A huge crime wave blamed on thousands of Katrina evacuees in Houston and other Southwest cities never happened, say criminologists who warned public officials and the media to be careful in attributing crime to the former New Orleans residents.
Five criminologists who reviewed crime statistics published a study in the current issue of the Journal of Criminal Justice, and found only a “modest” increase in the murder rates of Houston and Phoenix, and none in San Antonio, three cities that took in thousands of evacuees from storm-ravaged New Orleans.
The researchers did not find an accompanying rise in auto theft and assaults and other crimes, which they said would have been expected if dispossessed evacuees were responsible for a crime hike.
“What we found in Houston was there appears to be an increase in some categories of crime, in particular murder and robbery, during the Katrina time period when the evacuees came to Houston. There was no significant change in rape, aggravated assault, burglary or auto theft,“ said lead author Sean P. Varano, an assistant professor who teaches criminal justice at Roger Williams University in Rhode Island.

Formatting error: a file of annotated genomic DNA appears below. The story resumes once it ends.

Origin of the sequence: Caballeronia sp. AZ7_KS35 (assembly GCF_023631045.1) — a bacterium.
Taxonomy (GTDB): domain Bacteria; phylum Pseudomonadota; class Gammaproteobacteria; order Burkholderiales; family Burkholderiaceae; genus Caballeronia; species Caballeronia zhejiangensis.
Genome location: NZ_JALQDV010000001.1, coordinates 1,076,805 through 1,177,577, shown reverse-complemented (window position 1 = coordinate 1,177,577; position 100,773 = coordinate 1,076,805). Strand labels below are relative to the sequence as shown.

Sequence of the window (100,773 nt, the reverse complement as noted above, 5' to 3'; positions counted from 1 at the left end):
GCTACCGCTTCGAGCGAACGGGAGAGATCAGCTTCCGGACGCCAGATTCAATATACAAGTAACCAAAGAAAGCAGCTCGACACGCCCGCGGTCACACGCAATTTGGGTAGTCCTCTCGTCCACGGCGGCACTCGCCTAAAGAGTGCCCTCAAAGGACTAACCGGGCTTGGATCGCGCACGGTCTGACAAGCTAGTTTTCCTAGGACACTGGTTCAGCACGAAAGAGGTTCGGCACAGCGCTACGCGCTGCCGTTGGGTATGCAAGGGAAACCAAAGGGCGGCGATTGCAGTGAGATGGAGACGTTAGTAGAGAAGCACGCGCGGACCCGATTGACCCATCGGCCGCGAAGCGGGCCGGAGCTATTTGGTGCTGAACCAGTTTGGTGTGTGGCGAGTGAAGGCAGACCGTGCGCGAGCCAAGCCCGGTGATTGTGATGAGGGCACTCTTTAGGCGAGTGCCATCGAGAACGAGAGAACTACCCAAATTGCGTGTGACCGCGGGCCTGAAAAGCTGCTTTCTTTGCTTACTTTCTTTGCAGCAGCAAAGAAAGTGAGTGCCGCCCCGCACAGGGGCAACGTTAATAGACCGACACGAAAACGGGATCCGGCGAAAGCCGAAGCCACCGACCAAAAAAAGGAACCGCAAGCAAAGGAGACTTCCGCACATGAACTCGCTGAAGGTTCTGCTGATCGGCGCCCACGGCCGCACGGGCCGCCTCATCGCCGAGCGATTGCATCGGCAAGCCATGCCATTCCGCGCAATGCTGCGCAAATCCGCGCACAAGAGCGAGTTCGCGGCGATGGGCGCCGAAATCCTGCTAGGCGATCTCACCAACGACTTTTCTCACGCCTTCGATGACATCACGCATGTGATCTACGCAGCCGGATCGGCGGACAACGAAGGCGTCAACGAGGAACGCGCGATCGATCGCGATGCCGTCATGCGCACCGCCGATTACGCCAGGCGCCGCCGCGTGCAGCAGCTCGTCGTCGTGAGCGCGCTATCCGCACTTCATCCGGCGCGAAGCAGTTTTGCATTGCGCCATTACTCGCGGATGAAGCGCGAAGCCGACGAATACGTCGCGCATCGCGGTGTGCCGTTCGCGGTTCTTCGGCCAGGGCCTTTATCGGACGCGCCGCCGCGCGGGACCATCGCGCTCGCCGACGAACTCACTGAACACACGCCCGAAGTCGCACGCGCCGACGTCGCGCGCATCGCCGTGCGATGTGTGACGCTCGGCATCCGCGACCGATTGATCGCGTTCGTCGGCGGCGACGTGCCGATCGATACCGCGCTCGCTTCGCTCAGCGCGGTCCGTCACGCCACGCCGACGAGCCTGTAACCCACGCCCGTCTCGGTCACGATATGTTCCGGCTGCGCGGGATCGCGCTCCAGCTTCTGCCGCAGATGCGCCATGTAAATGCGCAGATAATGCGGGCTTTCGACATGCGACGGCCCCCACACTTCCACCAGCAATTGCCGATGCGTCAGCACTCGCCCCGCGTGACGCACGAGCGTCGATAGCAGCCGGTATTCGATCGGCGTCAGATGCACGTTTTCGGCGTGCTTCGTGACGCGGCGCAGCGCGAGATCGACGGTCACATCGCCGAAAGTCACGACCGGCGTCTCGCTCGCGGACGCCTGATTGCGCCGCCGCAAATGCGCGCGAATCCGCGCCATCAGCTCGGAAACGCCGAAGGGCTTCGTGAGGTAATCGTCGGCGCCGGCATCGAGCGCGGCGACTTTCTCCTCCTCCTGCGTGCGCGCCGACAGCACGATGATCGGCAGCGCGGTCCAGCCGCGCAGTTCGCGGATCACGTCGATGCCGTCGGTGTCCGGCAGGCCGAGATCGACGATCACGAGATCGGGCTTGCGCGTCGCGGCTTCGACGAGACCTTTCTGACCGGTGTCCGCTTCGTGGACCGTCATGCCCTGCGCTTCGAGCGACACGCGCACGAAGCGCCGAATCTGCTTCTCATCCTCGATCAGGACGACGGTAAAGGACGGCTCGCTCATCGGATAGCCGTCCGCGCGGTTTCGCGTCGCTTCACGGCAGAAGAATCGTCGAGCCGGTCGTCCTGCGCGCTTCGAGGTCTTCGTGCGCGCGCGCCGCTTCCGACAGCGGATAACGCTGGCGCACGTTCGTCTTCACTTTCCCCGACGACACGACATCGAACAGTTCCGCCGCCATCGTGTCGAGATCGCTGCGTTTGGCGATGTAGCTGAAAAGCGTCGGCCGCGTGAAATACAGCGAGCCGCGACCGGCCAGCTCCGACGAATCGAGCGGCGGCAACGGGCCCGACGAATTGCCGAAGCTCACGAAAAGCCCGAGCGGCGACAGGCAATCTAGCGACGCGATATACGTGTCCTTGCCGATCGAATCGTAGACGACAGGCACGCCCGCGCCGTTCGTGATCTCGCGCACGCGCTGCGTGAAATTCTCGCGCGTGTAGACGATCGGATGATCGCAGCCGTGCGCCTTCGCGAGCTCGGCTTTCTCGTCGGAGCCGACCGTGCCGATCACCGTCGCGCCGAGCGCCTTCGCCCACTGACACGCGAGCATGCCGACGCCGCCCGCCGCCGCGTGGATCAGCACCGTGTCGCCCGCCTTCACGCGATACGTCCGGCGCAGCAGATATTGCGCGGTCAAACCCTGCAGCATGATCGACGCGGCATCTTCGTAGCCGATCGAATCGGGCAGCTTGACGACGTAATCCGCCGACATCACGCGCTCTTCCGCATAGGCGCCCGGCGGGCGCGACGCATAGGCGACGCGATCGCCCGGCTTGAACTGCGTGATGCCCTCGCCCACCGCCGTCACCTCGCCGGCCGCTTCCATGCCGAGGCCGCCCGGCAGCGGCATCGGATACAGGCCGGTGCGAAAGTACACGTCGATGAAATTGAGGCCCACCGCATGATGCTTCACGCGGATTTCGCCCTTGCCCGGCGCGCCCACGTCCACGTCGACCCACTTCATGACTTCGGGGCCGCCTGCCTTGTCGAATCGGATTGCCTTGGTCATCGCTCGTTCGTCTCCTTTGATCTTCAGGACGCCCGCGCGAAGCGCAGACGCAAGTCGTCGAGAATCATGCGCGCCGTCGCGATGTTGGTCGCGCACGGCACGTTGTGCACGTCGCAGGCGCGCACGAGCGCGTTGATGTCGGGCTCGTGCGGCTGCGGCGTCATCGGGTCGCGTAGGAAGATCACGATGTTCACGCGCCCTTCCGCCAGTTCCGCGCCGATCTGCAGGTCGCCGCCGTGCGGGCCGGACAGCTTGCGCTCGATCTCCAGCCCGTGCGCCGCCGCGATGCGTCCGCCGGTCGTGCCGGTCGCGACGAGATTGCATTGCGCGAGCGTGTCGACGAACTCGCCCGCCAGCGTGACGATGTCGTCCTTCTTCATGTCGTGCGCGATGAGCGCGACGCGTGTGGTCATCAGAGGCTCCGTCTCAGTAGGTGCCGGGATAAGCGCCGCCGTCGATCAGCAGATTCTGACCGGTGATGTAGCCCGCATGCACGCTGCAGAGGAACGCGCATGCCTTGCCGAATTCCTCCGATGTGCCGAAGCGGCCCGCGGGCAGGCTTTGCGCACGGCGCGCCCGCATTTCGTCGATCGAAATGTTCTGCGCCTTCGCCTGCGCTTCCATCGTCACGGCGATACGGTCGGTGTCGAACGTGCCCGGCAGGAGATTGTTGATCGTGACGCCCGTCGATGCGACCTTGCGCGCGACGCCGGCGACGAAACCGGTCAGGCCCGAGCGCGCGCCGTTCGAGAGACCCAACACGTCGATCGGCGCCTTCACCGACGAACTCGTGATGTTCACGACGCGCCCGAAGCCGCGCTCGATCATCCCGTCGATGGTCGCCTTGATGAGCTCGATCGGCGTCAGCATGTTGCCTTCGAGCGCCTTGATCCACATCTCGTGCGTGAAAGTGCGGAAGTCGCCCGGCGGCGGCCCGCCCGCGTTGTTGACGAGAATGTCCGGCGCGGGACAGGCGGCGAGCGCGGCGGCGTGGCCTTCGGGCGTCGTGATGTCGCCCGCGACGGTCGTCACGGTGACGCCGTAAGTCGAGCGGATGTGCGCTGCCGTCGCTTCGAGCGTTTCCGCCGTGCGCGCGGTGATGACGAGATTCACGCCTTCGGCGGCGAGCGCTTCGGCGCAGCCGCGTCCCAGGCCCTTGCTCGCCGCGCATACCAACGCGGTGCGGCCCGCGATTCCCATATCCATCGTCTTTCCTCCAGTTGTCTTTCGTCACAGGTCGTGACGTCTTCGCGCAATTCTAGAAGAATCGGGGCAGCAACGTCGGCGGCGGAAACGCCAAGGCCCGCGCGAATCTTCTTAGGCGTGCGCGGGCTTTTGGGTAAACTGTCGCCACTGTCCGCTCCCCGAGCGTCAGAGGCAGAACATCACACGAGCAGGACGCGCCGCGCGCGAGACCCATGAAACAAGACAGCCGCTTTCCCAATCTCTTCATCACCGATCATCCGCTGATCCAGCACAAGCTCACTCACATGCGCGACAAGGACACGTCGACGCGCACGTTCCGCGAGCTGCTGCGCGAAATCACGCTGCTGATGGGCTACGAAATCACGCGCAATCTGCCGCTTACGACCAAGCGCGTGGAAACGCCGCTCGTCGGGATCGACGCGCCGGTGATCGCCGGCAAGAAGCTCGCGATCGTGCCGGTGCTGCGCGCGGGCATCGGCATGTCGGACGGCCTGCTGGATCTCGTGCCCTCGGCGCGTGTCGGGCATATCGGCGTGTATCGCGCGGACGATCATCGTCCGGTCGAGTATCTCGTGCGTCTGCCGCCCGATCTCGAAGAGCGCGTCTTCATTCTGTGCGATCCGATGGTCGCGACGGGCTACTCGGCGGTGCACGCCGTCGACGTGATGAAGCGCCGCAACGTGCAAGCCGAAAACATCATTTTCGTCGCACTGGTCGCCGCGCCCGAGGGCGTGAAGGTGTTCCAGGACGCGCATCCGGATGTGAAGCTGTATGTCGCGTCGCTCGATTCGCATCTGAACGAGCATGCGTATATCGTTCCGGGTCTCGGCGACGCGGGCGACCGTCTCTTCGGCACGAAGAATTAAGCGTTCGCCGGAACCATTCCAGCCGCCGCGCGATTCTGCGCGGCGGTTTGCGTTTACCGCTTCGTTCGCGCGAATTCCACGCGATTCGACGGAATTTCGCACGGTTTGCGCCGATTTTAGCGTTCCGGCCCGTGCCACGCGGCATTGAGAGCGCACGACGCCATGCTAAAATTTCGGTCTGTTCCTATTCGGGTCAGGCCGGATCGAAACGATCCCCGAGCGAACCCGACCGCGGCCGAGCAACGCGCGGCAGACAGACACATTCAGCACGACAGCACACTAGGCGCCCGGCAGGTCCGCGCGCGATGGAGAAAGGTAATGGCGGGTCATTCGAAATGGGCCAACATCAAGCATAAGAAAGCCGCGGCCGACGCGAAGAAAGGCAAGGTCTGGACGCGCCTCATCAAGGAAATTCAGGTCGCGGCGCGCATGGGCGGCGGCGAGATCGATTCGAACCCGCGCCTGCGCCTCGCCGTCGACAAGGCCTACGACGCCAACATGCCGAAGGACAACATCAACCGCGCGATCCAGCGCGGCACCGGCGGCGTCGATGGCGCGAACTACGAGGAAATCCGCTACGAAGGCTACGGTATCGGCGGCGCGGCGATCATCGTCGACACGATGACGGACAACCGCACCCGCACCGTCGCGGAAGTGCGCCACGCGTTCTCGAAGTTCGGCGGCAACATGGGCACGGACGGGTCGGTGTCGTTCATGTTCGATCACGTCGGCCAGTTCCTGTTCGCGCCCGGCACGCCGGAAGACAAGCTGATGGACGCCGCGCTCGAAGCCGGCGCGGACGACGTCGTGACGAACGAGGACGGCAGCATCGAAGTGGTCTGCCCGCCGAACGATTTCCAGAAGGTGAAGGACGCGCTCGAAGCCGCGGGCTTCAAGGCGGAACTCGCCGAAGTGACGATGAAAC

Varano said the study was conducted to see whether anecdotal information and media reports about a rise in crime caused by Katrina evacuees was real. After the powerful August 2005 hurricane flooded New Orleans, Houston’s population swelled 7 percent as it welcomed nearly 240,000 evacuees, while San Antonio received about 30,000 evacuees and Phoenix 6,000, the study said.
“We did have an initial spike, but then things did settle down when we got a handle on it,” said Andy Kahan, Houston’s crime victims advocate.
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